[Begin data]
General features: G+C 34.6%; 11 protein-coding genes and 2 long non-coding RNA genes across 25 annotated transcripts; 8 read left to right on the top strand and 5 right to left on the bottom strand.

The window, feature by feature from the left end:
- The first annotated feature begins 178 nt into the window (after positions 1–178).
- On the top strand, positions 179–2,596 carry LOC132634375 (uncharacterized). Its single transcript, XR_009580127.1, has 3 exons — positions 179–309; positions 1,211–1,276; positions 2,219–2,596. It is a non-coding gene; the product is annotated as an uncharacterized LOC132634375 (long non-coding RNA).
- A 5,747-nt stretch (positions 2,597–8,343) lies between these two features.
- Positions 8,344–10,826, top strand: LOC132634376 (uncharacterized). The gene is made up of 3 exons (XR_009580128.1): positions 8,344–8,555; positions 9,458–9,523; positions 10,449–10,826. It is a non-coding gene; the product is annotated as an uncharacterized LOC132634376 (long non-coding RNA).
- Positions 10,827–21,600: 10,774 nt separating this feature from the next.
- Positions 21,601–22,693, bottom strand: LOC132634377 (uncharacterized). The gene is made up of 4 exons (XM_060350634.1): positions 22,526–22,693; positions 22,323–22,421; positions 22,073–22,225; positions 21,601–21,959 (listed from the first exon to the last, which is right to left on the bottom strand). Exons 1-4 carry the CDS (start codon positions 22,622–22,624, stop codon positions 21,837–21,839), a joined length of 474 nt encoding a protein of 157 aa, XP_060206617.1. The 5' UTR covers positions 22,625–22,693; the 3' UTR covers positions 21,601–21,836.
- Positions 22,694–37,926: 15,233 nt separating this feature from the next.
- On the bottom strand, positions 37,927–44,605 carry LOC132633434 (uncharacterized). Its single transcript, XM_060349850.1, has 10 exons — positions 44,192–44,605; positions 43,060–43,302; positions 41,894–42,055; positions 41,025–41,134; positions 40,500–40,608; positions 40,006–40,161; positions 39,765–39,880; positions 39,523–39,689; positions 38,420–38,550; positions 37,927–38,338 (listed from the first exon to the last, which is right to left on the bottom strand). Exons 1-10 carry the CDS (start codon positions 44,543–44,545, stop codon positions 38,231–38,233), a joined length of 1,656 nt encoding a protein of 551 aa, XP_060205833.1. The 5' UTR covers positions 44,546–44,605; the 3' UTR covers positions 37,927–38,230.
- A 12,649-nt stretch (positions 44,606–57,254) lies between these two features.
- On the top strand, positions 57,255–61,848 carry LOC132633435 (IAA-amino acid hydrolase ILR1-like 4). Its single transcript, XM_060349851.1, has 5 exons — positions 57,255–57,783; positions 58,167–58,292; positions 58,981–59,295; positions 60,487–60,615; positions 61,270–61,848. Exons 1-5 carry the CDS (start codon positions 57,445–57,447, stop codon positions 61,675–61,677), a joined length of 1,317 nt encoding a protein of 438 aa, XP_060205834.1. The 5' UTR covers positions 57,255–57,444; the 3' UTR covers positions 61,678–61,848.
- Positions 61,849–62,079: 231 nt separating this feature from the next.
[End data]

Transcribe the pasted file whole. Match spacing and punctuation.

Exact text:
General features: G+C 34.6%; 11 protein-coding genes and 2 long non-coding RNA genes across 25 annotated transcripts; 8 read left to right on the top strand and 5 right to left on the bottom strand.

The window, feature by feature from the left end:
- The first annotated feature begins 178 nt into the window (after positions 1–178).
- On the top strand, positions 179–2,596 carry LOC132634375 (uncharacterized). Its single transcript, XR_009580127.1, has 3 exons — positions 179–309; positions 1,211–1,276; positions 2,219–2,596. It is a non-coding gene; the product is annotated as an uncharacterized LOC132634375 (long non-coding RNA).
- A 5,747-nt stretch (positions 2,597–8,343) lies between these two features.
- Positions 8,344–10,826, top strand: LOC132634376 (uncharacterized). The gene is made up of 3 exons (XR_009580128.1): positions 8,344–8,555; positions 9,458–9,523; positions 10,449–10,826. It is a non-coding gene; the product is annotated as an uncharacterized LOC132634376 (long non-coding RNA).
- Positions 10,827–21,600: 10,774 nt separating this feature from the next.
- Positions 21,601–22,693, bottom strand: LOC132634377 (uncharacterized). The gene is made up of 4 exons (XM_060350634.1): positions 22,526–22,693; positions 22,323–22,421; positions 22,073–22,225; positions 21,601–21,959 (listed from the first exon to the last, which is right to left on the bottom strand). Exons 1-4 carry the CDS (start codon positions 22,622–22,624, stop codon positions 21,837–21,839), a joined length of 474 nt encoding a protein of 157 aa, XP_060206617.1. The 5' UTR covers positions 22,625–22,693; the 3' UTR covers positions 21,601–21,836.
- Positions 22,694–37,926: 15,233 nt separating this feature from the next.
- On the bottom strand, positions 37,927–44,605 carry LOC132633434 (uncharacterized). Its single transcript, XM_060349850.1, has 10 exons — positions 44,192–44,605; positions 43,060–43,302; positions 41,894–42,055; positions 41,025–41,134; positions 40,500–40,608; positions 40,006–40,161; positions 39,765–39,880; positions 39,523–39,689; positions 38,420–38,550; positions 37,927–38,338 (listed from the first exon to the last, which is right to left on the bottom strand). Exons 1-10 carry the CDS (start codon positions 44,543–44,545, stop codon positions 38,231–38,233), a joined length of 1,656 nt encoding a protein of 551 aa, XP_060205833.1. The 5' UTR covers positions 44,546–44,605; the 3' UTR covers positions 37,927–38,230.
- A 12,649-nt stretch (positions 44,606–57,254) lies between these two features.
- On the top strand, positions 57,255–61,848 carry LOC132633435 (IAA-amino acid hydrolase ILR1-like 4). Its single transcript, XM_060349851.1, has 5 exons — positions 57,255–57,783; positions 58,167–58,292; positions 58,981–59,295; positions 60,487–60,615; positions 61,270–61,848. Exons 1-5 carry the CDS (start codon positions 57,445–57,447, stop codon positions 61,675–61,677), a joined length of 1,317 nt encoding a protein of 438 aa, XP_060205834.1. The 5' UTR covers positions 57,255–57,444; the 3' UTR covers positions 61,678–61,848.
- Positions 61,849–62,079: 231 nt separating this feature from the next.